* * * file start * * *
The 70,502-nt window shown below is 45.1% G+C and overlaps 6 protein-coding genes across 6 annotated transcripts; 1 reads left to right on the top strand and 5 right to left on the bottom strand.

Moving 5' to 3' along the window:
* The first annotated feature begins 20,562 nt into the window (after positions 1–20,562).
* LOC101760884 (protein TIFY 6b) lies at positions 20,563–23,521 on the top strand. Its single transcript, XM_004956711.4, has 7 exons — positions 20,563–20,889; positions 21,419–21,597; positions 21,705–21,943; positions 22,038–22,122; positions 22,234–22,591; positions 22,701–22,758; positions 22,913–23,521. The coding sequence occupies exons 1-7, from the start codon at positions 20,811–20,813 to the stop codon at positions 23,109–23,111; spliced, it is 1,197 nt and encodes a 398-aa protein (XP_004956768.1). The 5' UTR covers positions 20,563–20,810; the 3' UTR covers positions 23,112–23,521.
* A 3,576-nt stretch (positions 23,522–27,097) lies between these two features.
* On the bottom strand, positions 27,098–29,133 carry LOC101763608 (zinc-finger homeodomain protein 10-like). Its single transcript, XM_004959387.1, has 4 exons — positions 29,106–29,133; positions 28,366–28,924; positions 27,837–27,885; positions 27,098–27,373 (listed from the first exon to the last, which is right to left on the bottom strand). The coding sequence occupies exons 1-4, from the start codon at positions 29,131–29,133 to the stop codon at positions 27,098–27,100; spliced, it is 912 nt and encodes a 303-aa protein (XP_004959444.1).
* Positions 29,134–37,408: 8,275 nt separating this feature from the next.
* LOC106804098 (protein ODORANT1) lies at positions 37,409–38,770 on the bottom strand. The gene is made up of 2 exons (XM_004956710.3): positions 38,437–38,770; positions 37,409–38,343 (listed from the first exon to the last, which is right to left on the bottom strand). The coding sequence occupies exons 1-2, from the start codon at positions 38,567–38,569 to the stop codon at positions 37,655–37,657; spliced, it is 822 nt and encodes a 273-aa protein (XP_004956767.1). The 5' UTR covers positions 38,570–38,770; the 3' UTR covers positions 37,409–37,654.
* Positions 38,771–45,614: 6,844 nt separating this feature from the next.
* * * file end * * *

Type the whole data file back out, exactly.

The 70,502-nt window shown below is 45.1% G+C and overlaps 6 protein-coding genes across 6 annotated transcripts; 1 reads left to right on the top strand and 5 right to left on the bottom strand.

Moving 5' to 3' along the window:
* The first annotated feature begins 20,562 nt into the window (after positions 1–20,562).
* LOC101760884 (protein TIFY 6b) lies at positions 20,563–23,521 on the top strand. Its single transcript, XM_004956711.4, has 7 exons — positions 20,563–20,889; positions 21,419–21,597; positions 21,705–21,943; positions 22,038–22,122; positions 22,234–22,591; positions 22,701–22,758; positions 22,913–23,521. The coding sequence occupies exons 1-7, from the start codon at positions 20,811–20,813 to the stop codon at positions 23,109–23,111; spliced, it is 1,197 nt and encodes a 398-aa protein (XP_004956768.1). The 5' UTR covers positions 20,563–20,810; the 3' UTR covers positions 23,112–23,521.
* A 3,576-nt stretch (positions 23,522–27,097) lies between these two features.
* On the bottom strand, positions 27,098–29,133 carry LOC101763608 (zinc-finger homeodomain protein 10-like). Its single transcript, XM_004959387.1, has 4 exons — positions 29,106–29,133; positions 28,366–28,924; positions 27,837–27,885; positions 27,098–27,373 (listed from the first exon to the last, which is right to left on the bottom strand). The coding sequence occupies exons 1-4, from the start codon at positions 29,131–29,133 to the stop codon at positions 27,098–27,100; spliced, it is 912 nt and encodes a 303-aa protein (XP_004959444.1).
* Positions 29,134–37,408: 8,275 nt separating this feature from the next.
* LOC106804098 (protein ODORANT1) lies at positions 37,409–38,770 on the bottom strand. The gene is made up of 2 exons (XM_004956710.3): positions 38,437–38,770; positions 37,409–38,343 (listed from the first exon to the last, which is right to left on the bottom strand). The coding sequence occupies exons 1-2, from the start codon at positions 38,567–38,569 to the stop codon at positions 37,655–37,657; spliced, it is 822 nt and encodes a 273-aa protein (XP_004956767.1). The 5' UTR covers positions 38,570–38,770; the 3' UTR covers positions 37,409–37,654.
* Positions 38,771–45,614: 6,844 nt separating this feature from the next.